January 25, 2008

Local Democrats Organize Presidential Forum

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The Tompkins County Democratic Committee held a presidential forum last night in the Women’s Community Building in anticipation of the New York State Primary on Feb. 5. The forum featured representatives of the four Democratic candidates in a proxy debate in which they explained and defended their respective candidate’s stances on numerous issues.
Standing before the assembled audience of Senator Barack Obama (D-Ill.), Senator Hilary Clinton (D-N.Y.), former senator John Edwards and Congressman Dennis Kucinich (D-Ohio) supporters, J.R. Clairborne, a member of the Ithaca Common Council and the moderator of the forum, expressed the importance of the evening’s event and the upcoming elections.
“This is a night meant to bring the relevance of national politics to Ithaca,” he said. “We have a very important election this year. It is very important that people become educated, become engaged and vote.”
Clairborne then allowed the candidate representatives to give an opening statement, including that of Kucinich, who had withdrawn from the election only hours before.
The representative for Kucinich, Eric Lerner, a former Tompkins County legislator, took Kucinich’s withdrawal in good humor.
“I have to say, I’m pleased to have an opportunity to speak since Dennis himself has been excluded,” he said.
“It’s a funny thing,” he continued, “when all the candidates are speaking of change, the one pushing for the most radical change has been forced from the table.”[img_assist|nid=26848|title=Campaign colors|desc=Roselyn Teukolsky, a representative for the Hillary Clinton campaign, distributes material at the Democratic Candidates Forum.|link=node|align=left|width=|height=0]
Without a candidate to endorse, Lerner instead focused on the problems of the current American government, noting the implementation of a corrupt health care system and incidences of torture he described as “gift wrapped with Orwellian double speak.”
Lerner also criticized Democrats in Congress and accused them of being unable to organize and reprimand President George Bush.
“They let so many of Bush and [Vice President Dick] Cheney’s lies go unchallenged,” he said, “I’m truly sorry I won’t have Dennis Kucinich to vote for this year.”
Roselyn Teukolsky, a math teacher at Ithaca High School, represented Clinton and spoke of her numerous positive qualities.
“She is smart, warm, funny and wonderful.” Teukolsky said, “Her values are our own.”
Teukolsky also addressed the topic of Clinton’s gender.
“I’m not voting for Hilary because she is a woman, but I am excited that there is a candidate that is a woman,” she said.
“I could speak [for] the entire evening about Hilary,” Teukolsky concluded. “She is not going to be a good president, she is going to be a great president.”
Edwards, who was represented by Prof. Emeritus Milton Esman, government, began by noting that all the candidates were fair choices for the nomination.
“I consider all the candidates highly qualified for the presidency. I would be comfortable voting for whomever wins the nomination,” he said, inciting a loud applause.
“I will not,” Esman continued, “indulge in pointing out the invulnerabilities of the other candidates. Though, I must say that the sniping we’ve heard from two of the candidates [has] not done the Democrats any good,” he commented, receiving further applause.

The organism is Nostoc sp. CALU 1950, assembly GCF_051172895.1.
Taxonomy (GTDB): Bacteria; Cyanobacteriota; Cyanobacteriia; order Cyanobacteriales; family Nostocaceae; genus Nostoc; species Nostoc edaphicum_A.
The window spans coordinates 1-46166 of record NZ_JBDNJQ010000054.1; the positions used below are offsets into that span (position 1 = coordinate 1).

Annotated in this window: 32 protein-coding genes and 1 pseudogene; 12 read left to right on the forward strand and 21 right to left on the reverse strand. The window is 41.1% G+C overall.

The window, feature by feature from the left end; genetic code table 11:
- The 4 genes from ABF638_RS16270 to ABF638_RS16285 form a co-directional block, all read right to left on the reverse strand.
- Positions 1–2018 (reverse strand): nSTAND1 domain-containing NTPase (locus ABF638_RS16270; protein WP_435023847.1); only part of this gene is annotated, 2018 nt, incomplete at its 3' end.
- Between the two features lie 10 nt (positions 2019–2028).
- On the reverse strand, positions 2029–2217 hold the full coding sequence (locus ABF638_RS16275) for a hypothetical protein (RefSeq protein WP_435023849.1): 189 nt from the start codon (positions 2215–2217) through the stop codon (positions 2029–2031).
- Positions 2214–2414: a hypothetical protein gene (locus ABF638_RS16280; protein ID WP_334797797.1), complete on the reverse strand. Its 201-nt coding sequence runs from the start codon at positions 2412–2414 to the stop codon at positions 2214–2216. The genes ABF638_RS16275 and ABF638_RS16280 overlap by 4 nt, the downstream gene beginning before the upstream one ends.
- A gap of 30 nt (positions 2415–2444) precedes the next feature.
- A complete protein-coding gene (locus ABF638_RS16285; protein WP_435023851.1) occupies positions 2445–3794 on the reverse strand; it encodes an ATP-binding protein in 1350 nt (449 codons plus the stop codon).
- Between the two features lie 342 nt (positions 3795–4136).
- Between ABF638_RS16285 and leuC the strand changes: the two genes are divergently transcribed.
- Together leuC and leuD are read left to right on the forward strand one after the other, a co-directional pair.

Esman then highlighted what she alleged are the strengths of Edward’s platform, heralding his commitment to withdraw from Iraq as well as his priority of restoration of social and economic justice to the United States.
“Edwards, I believe, both in the areas of foreign and domestic policy will restore the United States to sound footing,” he said.
Brian Hunt, an upstate field coordinator for the Obama campaign, received the loudest applause when introduced as the representative of Obama.
“The next president will face many daunting problems,” he said. “Clearly the Bush administration has failed us.”
Hunt went on to explain that he believes the country is in need of someone who could galvanize it into action.
“We need someone who can get solutions by drawing on the strengths of commonality,” he explained, “someone who will abandon the strategy of intimidation.”
Hunt alleged that Obama is the only candidate capable of unifying the country.
“Only Obama,” he said, “has the personal credibility to be an honest broker between politicians of either side.”
Following their main statements, the representatives fielded a variety of anonymous questions from the audience. The selections included questions on foreign policy, the search for alternative energy, illegal immigration and other contentious topics that have taken center stage in the campaign.
Representatives were also asked whether or not any of the candidates would impeach Bush and Cheney if they were elected president.
“To be frank, I am not sure how Obama would handle this question,” Hunt said. “I can’t answer it.”
“The word impeachment carries special meaning for my candidate,” Teukolsky said. “She would most likely not impeach them. Let them [Bush and Cheney] die a natural death.”
According to Esman, Edwards would most likely concur with Clinton’s stance.
“I don’t think Edwards would impeach them. Edwards is looking to the future, not the past,” he said.
As the forum concluded, Clairborne commented on the difficulty of the choice the Democratic Party is facing.
“We have quite a choice to make on Feb. 5,” he said. “We have the problem of varying levels of excellence. That’s a good problem to have.”
Barbara Blanchard, a member of the audience, agreed.
“I came here because I was hoping to hear things that would help me make up my mind,” she said, “and I’m leaving more confused. It’s a wealth of riches,” she said.